Transparency Boosts Driver Acceptance of Camera Usage

dash cam

Fleets are increasingly turning to video-based safety systems to prevent accidents and exonerate drivers, yet implementing this technology heavily relies on gaining driver acceptance.

“As long as you’re upfront with the drivers and building the trust with them on the true use and benefit of the systems, nine times out of 10, they are bought in,” said Lynn Berning, risk and compliance manager for Tucker Freight Lines, based in Dubuque, Iowa.

Tucker Freight Lines, for instance, has adopted road-facing and driver-facing cameras from Isaac Instruments, successfully leveraging the video evidence to exonerate a driver soon after the cameras were installed in 2018. According to Jean-Sébastien Bouchard, co-founder and EVP of Sales at Isaac Instruments, having video footage at the scene can significantly impact the way crash reports are documented.

Rajesh Rudraradhya, CTO at Lytx, emphasized that driver exoneration often serves as a turning point for gaining driver acceptance.

“Then, the driver becomes the voice of the product, and they start to advocate for it,” he said. “The other example is when they get the timely alerts where they know they would have gotten into a collision without them.”

Samsara, another technology provider, identified transparency as a key element in obtaining driver support, ensuring drivers understand the purpose and function of the cameras.

Rio Valley Biofuel Transport openly communicates with drivers about camera usage, positioning them as tools for safety. Mark Schedler, Senior Editor at J.J. Keller & Associates, suggests fleets share statistics with drivers to underscore the positive impact of video footage on safety programs.

“We really value and honor their privacy,” said Maridee Jenkins, compliance and safety lead for the fleet. “We’re not trying to spy on our drivers. A recording is only triggered by a critical event. It isn’t streaming where we can flip it on and watch them. … “Our CEO said that sending out our drivers without those two cameras would be like sending out our hazmat drivers without their [personal protective equipment].”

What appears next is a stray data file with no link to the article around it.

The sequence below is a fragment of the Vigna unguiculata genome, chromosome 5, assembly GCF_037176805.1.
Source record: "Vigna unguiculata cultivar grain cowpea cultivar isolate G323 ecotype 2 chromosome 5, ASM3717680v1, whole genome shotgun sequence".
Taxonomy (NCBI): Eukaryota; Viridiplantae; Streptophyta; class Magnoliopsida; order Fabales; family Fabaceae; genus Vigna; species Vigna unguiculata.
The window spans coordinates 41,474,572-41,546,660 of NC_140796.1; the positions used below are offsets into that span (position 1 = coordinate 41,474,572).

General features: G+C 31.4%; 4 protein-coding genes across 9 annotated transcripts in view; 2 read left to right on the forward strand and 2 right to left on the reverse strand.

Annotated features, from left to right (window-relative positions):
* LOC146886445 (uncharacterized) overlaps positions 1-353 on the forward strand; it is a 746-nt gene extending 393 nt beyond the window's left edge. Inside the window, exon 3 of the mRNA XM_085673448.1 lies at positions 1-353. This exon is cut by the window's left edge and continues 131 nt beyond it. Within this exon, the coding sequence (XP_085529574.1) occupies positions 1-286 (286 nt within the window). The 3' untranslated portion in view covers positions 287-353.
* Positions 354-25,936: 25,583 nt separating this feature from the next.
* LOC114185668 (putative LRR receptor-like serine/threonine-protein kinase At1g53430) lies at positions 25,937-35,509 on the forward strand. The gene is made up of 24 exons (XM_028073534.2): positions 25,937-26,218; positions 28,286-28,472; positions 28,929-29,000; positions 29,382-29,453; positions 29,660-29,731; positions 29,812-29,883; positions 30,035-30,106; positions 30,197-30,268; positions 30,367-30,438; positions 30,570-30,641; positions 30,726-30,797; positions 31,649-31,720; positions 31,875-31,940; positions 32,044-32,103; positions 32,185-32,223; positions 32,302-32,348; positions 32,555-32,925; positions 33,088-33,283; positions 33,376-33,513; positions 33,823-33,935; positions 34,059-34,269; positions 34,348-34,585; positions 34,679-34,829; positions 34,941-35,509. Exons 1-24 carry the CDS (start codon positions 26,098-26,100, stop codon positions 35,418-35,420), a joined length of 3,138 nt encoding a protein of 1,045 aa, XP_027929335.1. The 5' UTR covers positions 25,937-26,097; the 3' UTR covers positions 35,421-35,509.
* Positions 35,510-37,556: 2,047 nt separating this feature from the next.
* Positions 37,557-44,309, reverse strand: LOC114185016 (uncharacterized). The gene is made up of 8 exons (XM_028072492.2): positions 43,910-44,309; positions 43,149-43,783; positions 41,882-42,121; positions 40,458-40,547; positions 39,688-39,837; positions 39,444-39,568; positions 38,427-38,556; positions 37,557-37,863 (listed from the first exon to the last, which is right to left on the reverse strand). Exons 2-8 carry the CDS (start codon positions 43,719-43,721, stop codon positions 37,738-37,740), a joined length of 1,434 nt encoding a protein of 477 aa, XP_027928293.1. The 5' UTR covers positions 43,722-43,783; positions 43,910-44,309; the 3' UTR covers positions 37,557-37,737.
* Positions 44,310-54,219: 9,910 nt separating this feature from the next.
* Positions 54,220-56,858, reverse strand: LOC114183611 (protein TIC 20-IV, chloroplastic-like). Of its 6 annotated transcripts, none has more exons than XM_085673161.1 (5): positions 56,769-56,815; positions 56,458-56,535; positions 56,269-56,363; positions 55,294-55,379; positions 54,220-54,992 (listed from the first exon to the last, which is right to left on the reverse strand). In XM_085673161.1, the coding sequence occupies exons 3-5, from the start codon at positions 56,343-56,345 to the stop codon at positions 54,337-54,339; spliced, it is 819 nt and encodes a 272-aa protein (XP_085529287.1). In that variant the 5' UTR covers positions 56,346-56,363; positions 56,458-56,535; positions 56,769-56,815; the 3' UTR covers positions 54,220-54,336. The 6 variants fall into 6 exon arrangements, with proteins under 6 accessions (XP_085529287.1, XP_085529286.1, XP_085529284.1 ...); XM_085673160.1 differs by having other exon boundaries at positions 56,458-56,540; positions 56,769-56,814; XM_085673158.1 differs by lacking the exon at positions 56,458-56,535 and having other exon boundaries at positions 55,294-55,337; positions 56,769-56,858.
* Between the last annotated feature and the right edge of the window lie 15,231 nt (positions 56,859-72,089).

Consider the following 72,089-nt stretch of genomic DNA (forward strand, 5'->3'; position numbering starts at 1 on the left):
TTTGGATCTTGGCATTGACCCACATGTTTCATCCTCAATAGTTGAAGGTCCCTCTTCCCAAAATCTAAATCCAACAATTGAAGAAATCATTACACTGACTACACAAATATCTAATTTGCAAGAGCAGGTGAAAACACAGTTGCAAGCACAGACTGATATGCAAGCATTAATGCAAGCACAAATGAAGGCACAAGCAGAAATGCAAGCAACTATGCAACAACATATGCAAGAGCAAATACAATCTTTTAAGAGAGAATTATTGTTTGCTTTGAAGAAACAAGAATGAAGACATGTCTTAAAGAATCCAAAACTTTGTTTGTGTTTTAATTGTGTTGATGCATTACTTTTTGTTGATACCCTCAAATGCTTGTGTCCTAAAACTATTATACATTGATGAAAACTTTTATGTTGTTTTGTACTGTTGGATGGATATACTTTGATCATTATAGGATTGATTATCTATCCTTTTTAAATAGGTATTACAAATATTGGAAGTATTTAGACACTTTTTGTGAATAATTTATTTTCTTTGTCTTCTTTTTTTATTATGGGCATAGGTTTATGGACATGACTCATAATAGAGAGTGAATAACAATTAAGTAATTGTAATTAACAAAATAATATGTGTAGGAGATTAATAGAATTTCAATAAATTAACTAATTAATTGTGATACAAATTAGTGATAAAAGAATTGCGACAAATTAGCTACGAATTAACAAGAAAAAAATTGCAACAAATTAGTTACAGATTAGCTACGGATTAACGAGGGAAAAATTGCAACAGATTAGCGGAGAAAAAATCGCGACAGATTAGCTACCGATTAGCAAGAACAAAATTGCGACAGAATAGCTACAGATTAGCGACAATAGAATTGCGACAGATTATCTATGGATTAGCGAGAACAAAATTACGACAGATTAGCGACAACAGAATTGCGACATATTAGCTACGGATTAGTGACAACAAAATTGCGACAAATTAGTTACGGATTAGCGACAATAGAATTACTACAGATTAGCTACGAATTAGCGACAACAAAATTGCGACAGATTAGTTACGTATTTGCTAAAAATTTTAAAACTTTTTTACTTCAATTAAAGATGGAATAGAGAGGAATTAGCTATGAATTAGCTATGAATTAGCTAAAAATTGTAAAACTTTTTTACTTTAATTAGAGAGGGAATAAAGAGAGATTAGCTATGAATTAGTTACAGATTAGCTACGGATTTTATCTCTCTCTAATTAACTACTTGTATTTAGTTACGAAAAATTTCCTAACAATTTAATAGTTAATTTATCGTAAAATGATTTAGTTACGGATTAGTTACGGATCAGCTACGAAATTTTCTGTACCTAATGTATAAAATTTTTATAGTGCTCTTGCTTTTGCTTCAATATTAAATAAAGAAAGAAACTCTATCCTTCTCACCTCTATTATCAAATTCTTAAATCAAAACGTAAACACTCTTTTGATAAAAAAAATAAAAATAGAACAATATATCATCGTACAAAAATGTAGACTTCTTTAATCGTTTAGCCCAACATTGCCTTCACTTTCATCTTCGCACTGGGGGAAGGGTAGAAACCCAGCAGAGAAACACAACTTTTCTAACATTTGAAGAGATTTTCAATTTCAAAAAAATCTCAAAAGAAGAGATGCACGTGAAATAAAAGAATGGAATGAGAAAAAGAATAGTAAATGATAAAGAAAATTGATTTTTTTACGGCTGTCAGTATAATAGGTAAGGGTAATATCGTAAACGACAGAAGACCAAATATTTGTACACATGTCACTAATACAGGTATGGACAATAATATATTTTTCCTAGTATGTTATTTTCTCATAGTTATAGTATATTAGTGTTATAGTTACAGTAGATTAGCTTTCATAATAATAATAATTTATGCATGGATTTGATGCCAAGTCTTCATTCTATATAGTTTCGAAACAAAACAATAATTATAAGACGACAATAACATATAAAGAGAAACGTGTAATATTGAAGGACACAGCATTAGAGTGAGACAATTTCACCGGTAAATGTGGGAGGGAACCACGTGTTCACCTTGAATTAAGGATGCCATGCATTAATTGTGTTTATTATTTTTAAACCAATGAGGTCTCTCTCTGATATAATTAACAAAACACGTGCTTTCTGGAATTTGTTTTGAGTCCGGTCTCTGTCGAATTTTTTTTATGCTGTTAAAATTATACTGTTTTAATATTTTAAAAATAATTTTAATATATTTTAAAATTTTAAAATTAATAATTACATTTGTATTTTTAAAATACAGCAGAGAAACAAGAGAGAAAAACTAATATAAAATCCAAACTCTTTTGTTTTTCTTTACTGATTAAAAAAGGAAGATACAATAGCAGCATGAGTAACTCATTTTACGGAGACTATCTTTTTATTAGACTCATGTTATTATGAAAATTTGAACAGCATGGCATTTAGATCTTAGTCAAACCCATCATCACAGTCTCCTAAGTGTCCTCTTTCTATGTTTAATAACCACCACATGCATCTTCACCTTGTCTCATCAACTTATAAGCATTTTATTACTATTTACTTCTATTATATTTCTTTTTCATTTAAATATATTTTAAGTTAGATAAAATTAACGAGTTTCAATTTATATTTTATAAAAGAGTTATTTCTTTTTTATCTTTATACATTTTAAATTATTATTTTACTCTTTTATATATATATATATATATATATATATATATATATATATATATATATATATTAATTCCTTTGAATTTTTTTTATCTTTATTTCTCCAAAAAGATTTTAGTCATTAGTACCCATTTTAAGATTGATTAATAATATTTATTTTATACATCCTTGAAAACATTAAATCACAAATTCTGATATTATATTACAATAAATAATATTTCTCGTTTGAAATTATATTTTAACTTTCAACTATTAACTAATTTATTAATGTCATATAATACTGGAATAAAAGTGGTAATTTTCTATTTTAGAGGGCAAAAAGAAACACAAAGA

Mark Schedler, senior editor for transport at regulatory compliance company J.J. Keller & Associates, urges fleets to share data and statistics with drivers to make them more comfortable with the tech.

“Drivers need to see the value in a dashcam coaching program, including driver-facing cameras, if used,” he said. “Based on [Department of Transportation] crash statistics, the passenger car driver is at fault in at least 70% of fatal truck-passenger vehicle-involved crashes.”

A study by the American Transportation Research Institute found that driver-facing cameras faced an 87% approval rating when carriers used the footage for enhancing safety programs, driver coaching, and training.

Effective coaching, according to Abhishek Gupta, VP of Product at Motive, should prioritize positive reinforcement over negative criticism, emphasizing the importance of accurate video data for driver trust.

Privacy concerns are addressed through features like privacy mode, turning off inward-facing cameras when not needed. Fleets can configure recording parameters, such as activating cameras only at specific speeds, and some systems utilize AI to analyze driver behavior without recording video.

At the end of the day, cameras prove how much carriers care about driver safety.

“The risk of being on the road is undeniable, and everyone wants to be good at their job. Feeling like you are improving and seeing the incident statistic going down shows that you’re winning as a team and drives cohesion,” Samsara’s Wiegand said. “It creates a more engaging work environment.”



Source: Transport Topics